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Kyverna’s CAR T-Cell Therapy Candidate Cleared for Phase 2 Trial in Progressive MS

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The CAR T-cell therapy targets the CD19 protein ubiquitous on the surface of B cells, which are known to mediate various types of autoimmune diseases, including MS.

California-based Kyverna Therapeutics recently announced the FDA approval for its investigational CAR T-cell therapy KYV-101 to proceed to a phase 2 study in patients with refractory progressive multiple sclerosis (MS).

© Vitalii Vodolazskyi - stock.adobe.com

© Vitalii Vodolazskyi - stock.adobe.com

CAR stands for chimeric antigen receptor. CAR T-cell products are made by re-engineering T cells in a laboratory to produce certain proteins that recognize and attach to antigens on target cells and destroy them. With autologous CAR T-cell therapy, the patient’s own T cells are collected, modified and reinfused back to the patient.

KYV-101 is an autologous, fully human CD19 CAR T-cell product candidate. It targets the CD19 protein ubiquitous on the surface of B cells, which are known to mediate various types of autoimmune diseases, including MS.

Currently, Ocrevus (ocrelizumab) is the only FDA-approved treatment for primary progressive MS (PPMS). For patients who do not respond to available treatments, there are limited options.

“This approval is a critical necessary step that paves the way to enroll patients with treatment-refractory progressive MS for whom there are no currently available treatment options in the KYSA-7 trial,” Bruce Cree, M.D., Ph.D., clinical research director and professor of clinical neurology at the University of California, San Francisco, commented in a press release.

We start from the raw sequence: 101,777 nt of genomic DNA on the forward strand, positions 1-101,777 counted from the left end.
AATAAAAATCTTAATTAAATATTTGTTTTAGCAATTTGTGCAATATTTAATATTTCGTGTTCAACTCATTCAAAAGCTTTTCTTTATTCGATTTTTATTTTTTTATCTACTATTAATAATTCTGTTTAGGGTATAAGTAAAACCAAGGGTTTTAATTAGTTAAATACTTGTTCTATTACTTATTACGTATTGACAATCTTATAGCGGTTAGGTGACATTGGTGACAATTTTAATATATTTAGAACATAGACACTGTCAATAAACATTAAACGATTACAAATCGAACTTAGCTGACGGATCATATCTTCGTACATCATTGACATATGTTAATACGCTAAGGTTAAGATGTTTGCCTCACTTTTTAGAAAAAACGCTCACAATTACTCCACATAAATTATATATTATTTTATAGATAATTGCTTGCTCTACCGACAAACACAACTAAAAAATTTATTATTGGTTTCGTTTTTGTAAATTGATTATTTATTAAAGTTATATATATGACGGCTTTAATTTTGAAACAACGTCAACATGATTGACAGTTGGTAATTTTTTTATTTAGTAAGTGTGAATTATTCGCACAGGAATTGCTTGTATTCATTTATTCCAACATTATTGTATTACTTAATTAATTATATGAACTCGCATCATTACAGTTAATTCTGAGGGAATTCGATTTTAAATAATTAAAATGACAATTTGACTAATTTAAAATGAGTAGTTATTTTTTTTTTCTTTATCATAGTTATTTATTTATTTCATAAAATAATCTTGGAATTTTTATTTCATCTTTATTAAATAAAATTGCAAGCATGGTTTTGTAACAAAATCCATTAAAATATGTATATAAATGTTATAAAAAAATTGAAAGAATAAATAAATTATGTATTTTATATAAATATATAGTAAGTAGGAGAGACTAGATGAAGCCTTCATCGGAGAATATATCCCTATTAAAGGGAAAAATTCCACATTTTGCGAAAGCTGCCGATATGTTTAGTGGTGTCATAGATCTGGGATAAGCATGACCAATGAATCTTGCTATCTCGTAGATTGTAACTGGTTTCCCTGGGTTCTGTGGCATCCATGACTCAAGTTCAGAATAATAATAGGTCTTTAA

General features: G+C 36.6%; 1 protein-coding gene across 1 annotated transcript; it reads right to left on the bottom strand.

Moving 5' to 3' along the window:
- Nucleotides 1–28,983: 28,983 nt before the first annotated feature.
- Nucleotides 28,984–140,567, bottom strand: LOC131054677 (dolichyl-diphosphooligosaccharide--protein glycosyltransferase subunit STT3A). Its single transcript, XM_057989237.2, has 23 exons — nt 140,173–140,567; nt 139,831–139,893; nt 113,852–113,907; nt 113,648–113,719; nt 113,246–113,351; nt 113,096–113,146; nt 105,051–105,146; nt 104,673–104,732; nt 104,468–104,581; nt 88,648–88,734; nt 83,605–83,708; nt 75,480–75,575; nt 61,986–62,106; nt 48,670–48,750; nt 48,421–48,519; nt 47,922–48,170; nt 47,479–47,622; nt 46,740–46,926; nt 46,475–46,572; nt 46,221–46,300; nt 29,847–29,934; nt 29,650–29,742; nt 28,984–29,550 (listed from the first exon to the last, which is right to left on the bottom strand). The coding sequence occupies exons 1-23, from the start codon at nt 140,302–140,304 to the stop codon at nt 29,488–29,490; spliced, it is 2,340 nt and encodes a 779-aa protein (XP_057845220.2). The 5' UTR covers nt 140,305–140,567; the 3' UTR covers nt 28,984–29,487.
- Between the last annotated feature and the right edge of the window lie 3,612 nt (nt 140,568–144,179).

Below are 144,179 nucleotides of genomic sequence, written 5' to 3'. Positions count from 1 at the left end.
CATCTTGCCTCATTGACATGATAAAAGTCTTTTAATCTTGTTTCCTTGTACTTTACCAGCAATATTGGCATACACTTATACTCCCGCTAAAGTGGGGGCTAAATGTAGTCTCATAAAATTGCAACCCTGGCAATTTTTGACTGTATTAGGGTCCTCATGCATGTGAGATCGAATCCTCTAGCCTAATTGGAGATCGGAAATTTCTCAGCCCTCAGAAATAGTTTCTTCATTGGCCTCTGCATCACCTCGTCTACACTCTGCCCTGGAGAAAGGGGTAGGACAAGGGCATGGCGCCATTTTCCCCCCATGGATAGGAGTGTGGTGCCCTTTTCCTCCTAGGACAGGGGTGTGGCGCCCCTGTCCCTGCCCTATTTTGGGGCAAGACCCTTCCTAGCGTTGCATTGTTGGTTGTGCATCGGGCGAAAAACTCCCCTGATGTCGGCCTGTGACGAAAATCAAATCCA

“This study offers participants a new hope for arresting relentless disability worsening and a potentially durable, treatment-free remission,” Cree added.

The phase 2 open-label KYSA-7 trial will enroll approximately 12 patients with PPMS or secondary progressive MS (SPMS). With PPMS and SPMS, symptoms gradually worsen with no relapsing or recovery periods. Eligible participants must be ages 18 to 55 years with no disease relapses within the past two years.

The trial will evaluate participants for dose-limiting toxicities over the course of one year. Secondary outcomes include safety parameters and response to treatment. In a previous phase 1/2 study, KYV-101 was associated with lower inflammatory activity typically responsible for adverse events in other CAR T-cell therapies.

The investigational treatment is also in another phase 2 study evaluating its use in lupus nephritis. Kyverna is planning future trials for the potential use of KYV-101 in patients with systemic sclerosis and myasthenia gravis. In addition, allogenic forms of CAR T-cell therapies targeting B cell-mediated autoimmune conditions are in the company’s pipeline.

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